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Pressure ulcers

allied health
by

Noelle Hong

on 30 September 2013

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Transcript of Pressure ulcers

Definition
A pressure ulcer is an area of skin that breaks down when something keeps rubbing or pressing against the skin.
Etiology
Prognosis
Signs and Symptoms
Prevention
Make sure the patient is moved constantly to relieve pressure
Use items that help reduce pressure
Eat well-balanced meals that contain a good amount of calories
Drink eight to ten cups of water each day
Keep the skin clean and dry
Exercise daily
Treatment
After the necrosis, the dead tissue must be removed. The main goal is to promote blood flow to the area. Some doctors use leech therapy, possibly in combination with maggot therapy.

Pressure ulcers
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Pressure ulcers are simply caused by necrosis because of occluded blood. These injuries generally happen over a long course of time.
Younger people have a better outcome because of their ability to recuperate and their better immune system. Patients also have a better prognosis if the pressure ulcer is caught in an early stage.
Patients who are more prone to pressure ulcers are those that:
are bedridden or use a wheelchair
cannot use certain parts of the body
have a disease that affects blood flow
have a condition that affect mental status
have bowel/urinary incontinence
have fragile skin
are malnourished



Stage I: A reddened area on the skin that, when pressed, does not turn white.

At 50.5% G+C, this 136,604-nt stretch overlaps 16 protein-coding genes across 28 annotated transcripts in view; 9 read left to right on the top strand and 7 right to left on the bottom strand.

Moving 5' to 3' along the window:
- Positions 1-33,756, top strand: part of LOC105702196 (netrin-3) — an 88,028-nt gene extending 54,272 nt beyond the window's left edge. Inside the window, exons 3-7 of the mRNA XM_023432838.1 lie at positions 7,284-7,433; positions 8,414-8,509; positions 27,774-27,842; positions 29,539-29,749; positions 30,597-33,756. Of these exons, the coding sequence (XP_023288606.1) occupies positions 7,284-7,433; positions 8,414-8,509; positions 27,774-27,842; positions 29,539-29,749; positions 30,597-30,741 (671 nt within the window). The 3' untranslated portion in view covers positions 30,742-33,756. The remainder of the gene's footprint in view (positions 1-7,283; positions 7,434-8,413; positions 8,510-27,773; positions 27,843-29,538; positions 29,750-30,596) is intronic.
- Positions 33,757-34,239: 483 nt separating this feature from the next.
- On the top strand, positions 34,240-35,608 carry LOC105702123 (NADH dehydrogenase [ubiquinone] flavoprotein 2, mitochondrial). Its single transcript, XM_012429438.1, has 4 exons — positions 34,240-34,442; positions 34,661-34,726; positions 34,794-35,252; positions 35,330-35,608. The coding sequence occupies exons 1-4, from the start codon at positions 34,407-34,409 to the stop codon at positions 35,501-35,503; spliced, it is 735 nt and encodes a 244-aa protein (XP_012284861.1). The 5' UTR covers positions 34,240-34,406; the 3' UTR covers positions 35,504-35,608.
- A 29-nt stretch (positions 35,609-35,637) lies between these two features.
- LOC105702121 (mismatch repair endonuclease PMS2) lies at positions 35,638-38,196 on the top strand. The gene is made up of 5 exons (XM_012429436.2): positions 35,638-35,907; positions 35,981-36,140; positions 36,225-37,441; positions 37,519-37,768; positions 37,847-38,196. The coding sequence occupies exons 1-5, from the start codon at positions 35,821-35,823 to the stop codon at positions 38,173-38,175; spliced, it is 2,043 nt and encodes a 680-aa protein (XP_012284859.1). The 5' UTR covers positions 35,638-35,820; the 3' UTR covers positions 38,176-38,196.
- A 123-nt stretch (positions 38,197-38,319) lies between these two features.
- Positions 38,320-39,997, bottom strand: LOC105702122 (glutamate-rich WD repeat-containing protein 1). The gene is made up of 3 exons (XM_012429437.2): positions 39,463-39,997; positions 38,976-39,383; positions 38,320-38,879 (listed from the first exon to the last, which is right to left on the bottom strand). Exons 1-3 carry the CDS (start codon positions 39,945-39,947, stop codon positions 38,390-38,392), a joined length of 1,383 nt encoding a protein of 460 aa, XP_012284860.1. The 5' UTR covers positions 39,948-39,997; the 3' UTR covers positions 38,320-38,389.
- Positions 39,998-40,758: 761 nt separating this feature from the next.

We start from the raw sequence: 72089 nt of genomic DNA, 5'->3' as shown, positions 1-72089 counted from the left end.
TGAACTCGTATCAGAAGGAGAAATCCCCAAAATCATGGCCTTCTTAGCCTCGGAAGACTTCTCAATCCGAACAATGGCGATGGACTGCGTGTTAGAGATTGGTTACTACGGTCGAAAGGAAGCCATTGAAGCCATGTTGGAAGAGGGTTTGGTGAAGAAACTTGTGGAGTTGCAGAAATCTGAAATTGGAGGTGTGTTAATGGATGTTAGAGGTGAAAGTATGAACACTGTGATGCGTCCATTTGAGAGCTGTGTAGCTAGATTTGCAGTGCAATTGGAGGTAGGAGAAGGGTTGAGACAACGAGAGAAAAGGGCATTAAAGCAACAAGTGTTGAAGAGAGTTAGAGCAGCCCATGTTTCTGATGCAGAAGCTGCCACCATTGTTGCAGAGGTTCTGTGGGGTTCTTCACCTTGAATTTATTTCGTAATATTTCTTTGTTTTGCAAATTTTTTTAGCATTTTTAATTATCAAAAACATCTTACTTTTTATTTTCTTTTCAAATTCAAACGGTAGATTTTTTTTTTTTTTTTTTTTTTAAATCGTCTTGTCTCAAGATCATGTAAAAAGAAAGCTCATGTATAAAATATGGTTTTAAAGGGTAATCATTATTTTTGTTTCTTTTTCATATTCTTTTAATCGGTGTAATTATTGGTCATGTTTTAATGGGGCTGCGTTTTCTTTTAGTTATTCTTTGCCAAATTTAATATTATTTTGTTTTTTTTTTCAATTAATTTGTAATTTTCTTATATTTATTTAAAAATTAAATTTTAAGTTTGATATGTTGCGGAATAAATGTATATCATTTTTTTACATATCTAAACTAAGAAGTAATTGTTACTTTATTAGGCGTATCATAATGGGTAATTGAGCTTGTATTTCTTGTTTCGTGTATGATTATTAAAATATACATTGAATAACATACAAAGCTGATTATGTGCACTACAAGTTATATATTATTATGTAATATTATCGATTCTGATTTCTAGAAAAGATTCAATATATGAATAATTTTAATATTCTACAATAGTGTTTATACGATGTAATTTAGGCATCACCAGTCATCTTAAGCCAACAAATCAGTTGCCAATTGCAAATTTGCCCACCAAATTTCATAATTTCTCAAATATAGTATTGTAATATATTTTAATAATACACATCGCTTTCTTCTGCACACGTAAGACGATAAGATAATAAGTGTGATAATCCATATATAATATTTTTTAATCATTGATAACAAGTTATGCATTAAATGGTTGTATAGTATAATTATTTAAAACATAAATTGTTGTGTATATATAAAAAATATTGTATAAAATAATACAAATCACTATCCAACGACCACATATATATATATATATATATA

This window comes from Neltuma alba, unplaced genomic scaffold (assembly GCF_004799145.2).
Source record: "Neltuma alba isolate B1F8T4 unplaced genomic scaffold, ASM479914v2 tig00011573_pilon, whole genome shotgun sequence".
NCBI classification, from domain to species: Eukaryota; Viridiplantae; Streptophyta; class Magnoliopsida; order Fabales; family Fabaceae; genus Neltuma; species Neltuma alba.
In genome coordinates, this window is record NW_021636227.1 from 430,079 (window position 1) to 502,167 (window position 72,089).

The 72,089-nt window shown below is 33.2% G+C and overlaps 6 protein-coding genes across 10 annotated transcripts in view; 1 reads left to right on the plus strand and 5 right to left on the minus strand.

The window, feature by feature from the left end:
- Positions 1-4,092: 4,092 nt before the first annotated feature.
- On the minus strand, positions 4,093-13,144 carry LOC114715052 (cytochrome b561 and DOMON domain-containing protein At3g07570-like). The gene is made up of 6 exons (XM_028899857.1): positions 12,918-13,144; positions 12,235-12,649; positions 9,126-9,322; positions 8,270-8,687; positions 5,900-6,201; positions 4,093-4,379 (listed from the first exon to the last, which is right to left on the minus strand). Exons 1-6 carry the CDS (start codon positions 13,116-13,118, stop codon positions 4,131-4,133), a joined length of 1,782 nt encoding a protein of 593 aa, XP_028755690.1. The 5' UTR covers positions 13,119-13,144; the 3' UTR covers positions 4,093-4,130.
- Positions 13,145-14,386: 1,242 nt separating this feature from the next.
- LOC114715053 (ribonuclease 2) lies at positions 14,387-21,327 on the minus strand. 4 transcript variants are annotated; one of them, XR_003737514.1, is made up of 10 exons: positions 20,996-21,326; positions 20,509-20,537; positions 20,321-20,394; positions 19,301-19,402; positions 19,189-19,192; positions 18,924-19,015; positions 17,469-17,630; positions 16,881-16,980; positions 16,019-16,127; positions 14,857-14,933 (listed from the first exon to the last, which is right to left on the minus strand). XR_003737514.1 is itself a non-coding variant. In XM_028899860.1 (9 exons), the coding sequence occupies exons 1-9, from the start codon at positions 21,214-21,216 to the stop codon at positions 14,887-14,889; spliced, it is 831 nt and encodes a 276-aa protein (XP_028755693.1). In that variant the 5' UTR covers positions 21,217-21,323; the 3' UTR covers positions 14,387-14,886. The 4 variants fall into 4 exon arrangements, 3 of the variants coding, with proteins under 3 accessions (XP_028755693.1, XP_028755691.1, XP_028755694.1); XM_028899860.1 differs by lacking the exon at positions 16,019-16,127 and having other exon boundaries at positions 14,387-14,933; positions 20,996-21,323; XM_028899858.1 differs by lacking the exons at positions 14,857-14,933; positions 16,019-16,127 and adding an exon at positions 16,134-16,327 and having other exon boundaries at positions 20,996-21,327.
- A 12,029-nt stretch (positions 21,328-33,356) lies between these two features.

Stage II: The skin blisters or forms an open sore. The area around the sore may be red and irritated.
Stage III: The skin now develops an open, sunken hole called a crater. There is damage to the tissue below the skin.
Stage IV: The pressure ulcer has become so deep that there is damage to the muscle and bone, and sometimes to tendons and joints.

Pressure sores are unstageable when the tissue at the base of the ulcer is covered by dead skin that is yellow, tan, green, or brown.
Pressure sores categorized as deep tissue injury may be purple or maroon. This may be an area of skin or blood-filled blister due to damage of soft tissue from pressure. The area around may be sore, firm, mushy, boggy, warmer, or cooler compared with tissue nearby.
The beginning symptoms of pressure ulcers is red skin that gets worse over time or an area that forms a blister, then an open sore.
Basic wound care involves keeping bandages clean and rotating times of exposure.
Other care includes:
Relieving pressure on that area by means of pillows or other soft material
Lightly powdering sheets (decreases friction)
Eating healthy foods
Cleaning the ulcer (generally, pressure ulcers are rinsed with a salt-water to remove loose, dead tissue; the sore is then covered with special gauze dressing made for pressure ulcers)
Typically, the doctor will prescribe a medicine.
If caught in a later stage, it depends on the age and health factors of the patient.
Simple steps can be taken to prevent pressure ulcers:
STAGE I
STAGE II
STAGE III
Credentials
STAGE IV
Full transcript